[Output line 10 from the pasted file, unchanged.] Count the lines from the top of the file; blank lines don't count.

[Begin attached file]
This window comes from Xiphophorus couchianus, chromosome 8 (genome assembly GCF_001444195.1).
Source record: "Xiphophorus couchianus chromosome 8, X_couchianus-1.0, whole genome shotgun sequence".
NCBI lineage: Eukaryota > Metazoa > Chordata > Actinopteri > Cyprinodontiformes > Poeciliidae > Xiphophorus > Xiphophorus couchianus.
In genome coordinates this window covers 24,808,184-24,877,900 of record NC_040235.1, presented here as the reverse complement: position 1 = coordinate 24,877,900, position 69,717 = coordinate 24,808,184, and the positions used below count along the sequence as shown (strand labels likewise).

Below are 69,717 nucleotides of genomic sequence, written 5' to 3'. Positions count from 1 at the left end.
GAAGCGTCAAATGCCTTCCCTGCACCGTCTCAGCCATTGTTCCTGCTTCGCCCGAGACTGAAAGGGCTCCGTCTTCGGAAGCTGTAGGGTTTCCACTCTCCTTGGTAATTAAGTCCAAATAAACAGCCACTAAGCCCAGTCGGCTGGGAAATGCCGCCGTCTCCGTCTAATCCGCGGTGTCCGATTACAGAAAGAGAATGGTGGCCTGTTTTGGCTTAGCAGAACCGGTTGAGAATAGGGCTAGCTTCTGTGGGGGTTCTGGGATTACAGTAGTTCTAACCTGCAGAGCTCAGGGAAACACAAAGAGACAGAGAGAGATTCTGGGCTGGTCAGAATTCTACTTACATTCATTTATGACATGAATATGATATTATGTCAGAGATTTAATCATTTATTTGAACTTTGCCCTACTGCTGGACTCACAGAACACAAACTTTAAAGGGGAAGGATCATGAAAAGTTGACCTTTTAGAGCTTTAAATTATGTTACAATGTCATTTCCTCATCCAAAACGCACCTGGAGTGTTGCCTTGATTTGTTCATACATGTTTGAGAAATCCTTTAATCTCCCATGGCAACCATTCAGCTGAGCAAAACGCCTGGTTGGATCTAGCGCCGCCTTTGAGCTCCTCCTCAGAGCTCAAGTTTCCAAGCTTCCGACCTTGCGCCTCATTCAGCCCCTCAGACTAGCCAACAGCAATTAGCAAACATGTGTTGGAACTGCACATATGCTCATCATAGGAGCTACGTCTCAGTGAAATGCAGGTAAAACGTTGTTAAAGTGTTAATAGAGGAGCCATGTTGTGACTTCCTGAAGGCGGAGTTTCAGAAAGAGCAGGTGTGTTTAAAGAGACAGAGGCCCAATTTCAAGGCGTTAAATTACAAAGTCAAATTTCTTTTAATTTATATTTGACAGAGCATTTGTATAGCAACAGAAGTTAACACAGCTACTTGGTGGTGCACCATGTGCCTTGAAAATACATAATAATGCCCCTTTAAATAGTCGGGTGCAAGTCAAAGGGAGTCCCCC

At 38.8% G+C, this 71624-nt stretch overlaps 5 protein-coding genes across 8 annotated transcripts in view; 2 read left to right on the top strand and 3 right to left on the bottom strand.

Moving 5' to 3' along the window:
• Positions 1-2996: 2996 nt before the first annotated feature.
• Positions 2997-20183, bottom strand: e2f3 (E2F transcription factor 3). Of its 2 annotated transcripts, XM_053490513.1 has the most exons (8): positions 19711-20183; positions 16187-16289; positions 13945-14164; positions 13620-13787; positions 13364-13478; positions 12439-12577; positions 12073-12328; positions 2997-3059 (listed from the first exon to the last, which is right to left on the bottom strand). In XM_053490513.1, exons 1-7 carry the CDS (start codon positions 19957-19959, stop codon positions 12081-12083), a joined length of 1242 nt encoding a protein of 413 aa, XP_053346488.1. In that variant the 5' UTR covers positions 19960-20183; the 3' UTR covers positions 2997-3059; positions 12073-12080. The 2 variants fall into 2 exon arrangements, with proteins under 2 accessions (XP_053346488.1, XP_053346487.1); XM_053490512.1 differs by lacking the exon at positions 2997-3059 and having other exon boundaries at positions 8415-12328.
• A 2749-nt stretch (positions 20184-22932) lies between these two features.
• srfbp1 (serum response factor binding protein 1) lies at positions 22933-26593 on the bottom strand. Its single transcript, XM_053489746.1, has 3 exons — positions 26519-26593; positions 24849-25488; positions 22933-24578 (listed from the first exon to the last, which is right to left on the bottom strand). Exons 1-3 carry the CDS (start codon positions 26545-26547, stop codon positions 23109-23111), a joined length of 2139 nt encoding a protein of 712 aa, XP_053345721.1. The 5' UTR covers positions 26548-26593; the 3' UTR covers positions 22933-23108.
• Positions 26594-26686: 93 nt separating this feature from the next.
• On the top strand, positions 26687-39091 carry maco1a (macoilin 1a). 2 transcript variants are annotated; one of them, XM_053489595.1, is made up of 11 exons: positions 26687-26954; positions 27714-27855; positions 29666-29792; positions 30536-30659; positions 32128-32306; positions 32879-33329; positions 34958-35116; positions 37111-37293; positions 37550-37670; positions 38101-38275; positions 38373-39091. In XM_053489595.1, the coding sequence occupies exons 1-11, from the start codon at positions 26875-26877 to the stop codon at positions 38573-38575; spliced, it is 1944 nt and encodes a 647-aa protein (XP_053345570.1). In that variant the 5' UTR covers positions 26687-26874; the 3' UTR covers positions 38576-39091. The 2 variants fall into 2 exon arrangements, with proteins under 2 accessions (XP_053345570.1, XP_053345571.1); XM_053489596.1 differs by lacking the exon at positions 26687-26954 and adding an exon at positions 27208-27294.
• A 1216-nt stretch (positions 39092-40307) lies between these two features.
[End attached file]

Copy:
• Positions 2997-20183, bottom strand: e2f3 (E2F transcription factor 3). Of its 2 annotated transcripts, XM_053490513.1 has the most exons (8): positions 19711-20183; positions 16187-16289; positions 13945-14164; positions 13620-13787; positions 13364-13478; positions 12439-12577; positions 12073-12328; positions 2997-3059 (listed from the first exon to the last, which is right to left on the bottom strand). In XM_053490513.1, exons 1-7 carry the CDS (start codon positions 19957-19959, stop codon positions 12081-12083), a joined length of 1242 nt encoding a protein of 413 aa, XP_053346488.1. In that variant the 5' UTR covers positions 19960-20183; the 3' UTR covers positions 2997-3059; positions 12073-12080. The 2 variants fall into 2 exon arrangements, with proteins under 2 accessions (XP_053346488.1, XP_053346487.1); XM_053490512.1 differs by lacking the exon at positions 2997-3059 and having other exon boundaries at positions 8415-12328.